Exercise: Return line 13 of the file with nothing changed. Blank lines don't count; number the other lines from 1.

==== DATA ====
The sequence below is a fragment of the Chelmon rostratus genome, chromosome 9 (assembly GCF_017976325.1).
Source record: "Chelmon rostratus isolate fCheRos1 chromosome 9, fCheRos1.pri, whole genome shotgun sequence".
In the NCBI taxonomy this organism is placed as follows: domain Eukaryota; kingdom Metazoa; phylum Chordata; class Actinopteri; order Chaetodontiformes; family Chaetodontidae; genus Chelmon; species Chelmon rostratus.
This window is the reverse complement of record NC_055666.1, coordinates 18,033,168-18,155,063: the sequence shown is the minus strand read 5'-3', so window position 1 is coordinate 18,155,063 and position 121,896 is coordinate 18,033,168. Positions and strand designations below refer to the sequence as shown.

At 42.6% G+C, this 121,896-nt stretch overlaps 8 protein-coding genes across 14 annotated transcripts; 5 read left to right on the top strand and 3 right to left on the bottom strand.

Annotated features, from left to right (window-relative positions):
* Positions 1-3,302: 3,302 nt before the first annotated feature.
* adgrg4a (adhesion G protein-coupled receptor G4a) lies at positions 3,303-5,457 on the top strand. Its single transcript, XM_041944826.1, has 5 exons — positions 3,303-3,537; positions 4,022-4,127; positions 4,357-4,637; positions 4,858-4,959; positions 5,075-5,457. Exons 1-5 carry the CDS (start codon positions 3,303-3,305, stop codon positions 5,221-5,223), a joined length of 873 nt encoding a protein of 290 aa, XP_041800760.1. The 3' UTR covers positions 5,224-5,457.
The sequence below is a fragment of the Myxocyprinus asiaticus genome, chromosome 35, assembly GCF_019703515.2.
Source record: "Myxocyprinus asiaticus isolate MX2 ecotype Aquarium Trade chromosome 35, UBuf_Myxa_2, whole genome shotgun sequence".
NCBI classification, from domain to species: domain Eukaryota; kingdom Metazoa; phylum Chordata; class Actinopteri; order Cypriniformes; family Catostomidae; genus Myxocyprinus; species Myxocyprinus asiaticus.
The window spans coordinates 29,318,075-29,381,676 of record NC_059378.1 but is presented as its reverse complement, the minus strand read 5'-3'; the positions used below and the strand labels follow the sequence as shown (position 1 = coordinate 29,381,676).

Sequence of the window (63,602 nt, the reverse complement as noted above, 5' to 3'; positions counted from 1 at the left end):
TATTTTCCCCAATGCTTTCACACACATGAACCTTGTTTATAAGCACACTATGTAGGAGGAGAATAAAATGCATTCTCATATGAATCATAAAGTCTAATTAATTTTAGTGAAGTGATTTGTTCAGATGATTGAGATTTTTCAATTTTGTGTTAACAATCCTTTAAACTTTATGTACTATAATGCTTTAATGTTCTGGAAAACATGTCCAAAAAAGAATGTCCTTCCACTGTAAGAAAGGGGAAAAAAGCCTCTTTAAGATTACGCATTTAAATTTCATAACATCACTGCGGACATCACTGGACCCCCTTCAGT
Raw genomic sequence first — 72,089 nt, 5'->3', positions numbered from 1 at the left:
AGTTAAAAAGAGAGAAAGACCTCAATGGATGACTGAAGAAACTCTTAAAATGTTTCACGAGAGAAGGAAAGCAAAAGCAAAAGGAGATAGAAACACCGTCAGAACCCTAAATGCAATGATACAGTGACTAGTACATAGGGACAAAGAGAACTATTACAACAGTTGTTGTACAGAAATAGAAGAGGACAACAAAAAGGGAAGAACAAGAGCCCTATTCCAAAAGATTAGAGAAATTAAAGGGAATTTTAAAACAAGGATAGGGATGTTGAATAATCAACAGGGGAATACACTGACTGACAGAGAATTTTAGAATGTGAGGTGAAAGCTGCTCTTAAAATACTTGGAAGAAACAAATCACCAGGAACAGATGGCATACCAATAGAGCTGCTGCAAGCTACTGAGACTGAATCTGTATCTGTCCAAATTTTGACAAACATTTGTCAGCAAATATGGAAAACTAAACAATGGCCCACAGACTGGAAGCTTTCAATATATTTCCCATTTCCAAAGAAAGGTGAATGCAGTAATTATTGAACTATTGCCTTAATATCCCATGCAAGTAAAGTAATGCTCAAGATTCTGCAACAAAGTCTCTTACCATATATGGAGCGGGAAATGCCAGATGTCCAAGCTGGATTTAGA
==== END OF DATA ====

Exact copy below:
Sequence of the window (63,602 nt, the reverse complement as noted above, 5' to 3'; positions counted from 1 at the left end):